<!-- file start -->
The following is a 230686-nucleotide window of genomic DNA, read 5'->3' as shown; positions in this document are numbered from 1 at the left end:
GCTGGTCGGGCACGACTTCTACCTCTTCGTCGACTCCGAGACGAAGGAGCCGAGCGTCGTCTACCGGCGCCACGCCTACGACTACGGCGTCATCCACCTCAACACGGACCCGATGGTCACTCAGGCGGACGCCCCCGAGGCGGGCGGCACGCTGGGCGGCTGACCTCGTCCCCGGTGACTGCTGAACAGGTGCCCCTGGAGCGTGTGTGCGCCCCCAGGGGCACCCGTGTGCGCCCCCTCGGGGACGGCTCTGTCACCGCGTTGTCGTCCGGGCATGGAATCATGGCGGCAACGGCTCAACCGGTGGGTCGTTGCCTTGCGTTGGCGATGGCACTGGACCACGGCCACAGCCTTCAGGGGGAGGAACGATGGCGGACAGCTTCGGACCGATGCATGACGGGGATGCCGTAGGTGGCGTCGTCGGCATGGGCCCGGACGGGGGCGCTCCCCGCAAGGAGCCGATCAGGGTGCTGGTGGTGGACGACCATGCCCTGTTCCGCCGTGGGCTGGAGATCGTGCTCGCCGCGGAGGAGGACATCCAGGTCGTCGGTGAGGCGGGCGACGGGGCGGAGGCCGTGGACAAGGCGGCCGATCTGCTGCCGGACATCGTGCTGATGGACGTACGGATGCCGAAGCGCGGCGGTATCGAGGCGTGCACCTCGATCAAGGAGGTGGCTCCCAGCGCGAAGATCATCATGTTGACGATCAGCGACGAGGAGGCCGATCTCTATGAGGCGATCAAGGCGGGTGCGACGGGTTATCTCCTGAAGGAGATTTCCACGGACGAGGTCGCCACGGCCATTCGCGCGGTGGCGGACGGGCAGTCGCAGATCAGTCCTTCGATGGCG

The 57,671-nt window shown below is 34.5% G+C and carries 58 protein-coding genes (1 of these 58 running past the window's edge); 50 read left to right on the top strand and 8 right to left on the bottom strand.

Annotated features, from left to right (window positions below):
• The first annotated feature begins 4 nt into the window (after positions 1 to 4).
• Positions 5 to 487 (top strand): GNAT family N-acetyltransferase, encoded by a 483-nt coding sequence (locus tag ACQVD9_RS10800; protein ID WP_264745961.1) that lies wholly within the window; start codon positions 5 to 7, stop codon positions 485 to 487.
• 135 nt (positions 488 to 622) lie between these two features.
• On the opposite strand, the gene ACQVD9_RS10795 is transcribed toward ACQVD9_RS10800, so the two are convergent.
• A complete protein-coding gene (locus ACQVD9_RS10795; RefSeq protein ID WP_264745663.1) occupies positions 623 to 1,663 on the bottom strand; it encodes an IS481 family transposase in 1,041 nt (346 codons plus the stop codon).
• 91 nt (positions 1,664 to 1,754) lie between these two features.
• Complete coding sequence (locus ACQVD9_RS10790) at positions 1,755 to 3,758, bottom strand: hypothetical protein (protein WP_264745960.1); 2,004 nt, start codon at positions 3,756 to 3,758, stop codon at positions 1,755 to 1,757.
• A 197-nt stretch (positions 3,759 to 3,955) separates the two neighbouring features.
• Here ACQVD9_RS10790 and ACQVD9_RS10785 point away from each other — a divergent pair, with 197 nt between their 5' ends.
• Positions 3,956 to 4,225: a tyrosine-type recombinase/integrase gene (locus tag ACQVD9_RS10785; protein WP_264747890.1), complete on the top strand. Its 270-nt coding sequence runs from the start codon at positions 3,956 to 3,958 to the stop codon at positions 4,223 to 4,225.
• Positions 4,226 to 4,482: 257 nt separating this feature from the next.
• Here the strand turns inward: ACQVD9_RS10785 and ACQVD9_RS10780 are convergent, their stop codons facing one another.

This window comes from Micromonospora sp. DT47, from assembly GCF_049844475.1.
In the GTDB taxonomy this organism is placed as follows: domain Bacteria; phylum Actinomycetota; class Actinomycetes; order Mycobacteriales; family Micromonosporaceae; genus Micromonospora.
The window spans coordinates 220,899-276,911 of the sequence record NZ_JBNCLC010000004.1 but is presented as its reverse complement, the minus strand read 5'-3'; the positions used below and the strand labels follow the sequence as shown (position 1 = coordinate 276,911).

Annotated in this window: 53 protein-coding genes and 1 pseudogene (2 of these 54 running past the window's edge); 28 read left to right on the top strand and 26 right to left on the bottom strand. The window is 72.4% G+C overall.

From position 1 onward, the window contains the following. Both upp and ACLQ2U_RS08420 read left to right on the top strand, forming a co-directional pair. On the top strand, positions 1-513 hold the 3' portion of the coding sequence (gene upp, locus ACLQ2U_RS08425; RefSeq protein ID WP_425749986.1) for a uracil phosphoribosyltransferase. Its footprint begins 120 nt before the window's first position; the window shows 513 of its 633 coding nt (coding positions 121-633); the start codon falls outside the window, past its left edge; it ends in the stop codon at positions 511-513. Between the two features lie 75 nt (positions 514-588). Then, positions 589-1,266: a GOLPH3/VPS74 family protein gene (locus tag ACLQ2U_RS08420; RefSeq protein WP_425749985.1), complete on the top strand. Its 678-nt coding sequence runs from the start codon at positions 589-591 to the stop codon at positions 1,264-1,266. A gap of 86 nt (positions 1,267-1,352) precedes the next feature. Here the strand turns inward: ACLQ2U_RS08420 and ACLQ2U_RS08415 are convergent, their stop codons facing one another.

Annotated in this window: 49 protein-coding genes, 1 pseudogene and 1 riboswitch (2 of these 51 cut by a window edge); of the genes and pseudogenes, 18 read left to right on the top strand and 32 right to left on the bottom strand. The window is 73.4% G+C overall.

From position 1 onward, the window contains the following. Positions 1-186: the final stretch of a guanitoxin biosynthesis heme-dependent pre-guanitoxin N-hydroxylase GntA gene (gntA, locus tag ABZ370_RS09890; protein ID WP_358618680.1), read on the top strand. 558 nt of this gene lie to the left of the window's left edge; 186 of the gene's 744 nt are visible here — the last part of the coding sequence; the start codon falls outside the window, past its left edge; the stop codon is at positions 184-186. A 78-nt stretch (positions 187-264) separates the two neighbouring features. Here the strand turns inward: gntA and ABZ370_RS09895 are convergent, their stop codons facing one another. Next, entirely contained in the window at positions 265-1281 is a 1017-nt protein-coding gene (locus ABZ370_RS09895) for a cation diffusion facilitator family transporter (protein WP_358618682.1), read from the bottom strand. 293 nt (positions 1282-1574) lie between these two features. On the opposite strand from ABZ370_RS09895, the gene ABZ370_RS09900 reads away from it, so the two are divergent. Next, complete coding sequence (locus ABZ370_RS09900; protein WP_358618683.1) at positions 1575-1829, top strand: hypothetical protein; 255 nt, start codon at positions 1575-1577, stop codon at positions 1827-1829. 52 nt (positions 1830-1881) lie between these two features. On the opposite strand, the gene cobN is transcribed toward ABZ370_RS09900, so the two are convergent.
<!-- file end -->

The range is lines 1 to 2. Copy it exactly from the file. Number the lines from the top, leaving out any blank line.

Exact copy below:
The following is a 230686-nucleotide window of genomic DNA, read 5'->3' as shown; positions in this document are numbered from 1 at the left end:
GCTGGTCGGGCACGACTTCTACCTCTTCGTCGACTCCGAGACGAAGGAGCCGAGCGTCGTCTACCGGCGCCACGCCTACGACTACGGCGTCATCCACCTCAACACGGACCCGATGGTCACTCAGGCGGACGCCCCCGAGGCGGGCGGCACGCTGGGCGGCTGACCTCGTCCCCGGTGACTGCTGAACAGGTGCCCCTGGAGCGTGTGTGCGCCCCCAGGGGCACCCGTGTGCGCCCCCTCGGGGACGGCTCTGTCACCGCGTTGTCGTCCGGGCATGGAATCATGGCGGCAACGGCTCAACCGGTGGGTCGTTGCCTTGCGTTGGCGATGGCACTGGACCACGGCCACAGCCTTCAGGGGGAGGAACGATGGCGGACAGCTTCGGACCGATGCATGACGGGGATGCCGTAGGTGGCGTCGTCGGCATGGGCCCGGACGGGGGCGCTCCCCGCAAGGAGCCGATCAGGGTGCTGGTGGTGGACGACCATGCCCTGTTCCGCCGTGGGCTGGAGATCGTGCTCGCCGCGGAGGAGGACATCCAGGTCGTCGGTGAGGCGGGCGACGGGGCGGAGGCCGTGGACAAGGCGGCCGATCTGCTGCCGGACATCGTGCTGATGGACGTACGGATGCCGAAGCGCGGCGGTATCGAGGCGTGCACCTCGATCAAGGAGGTGGCTCCCAGCGCGAAGATCATCATGTTGACGATCAGCGACGAGGAGGCCGATCTCTATGAGGCGATCAAGGCGGGTGCGACGGGTTATCTCCTGAAGGAGATTTCCACGGACGAGGTCGCCACGGCCATTCGCGCGGTGGCGGACGGGCAGTCGCAGATCAGTCCTTCGATGGCG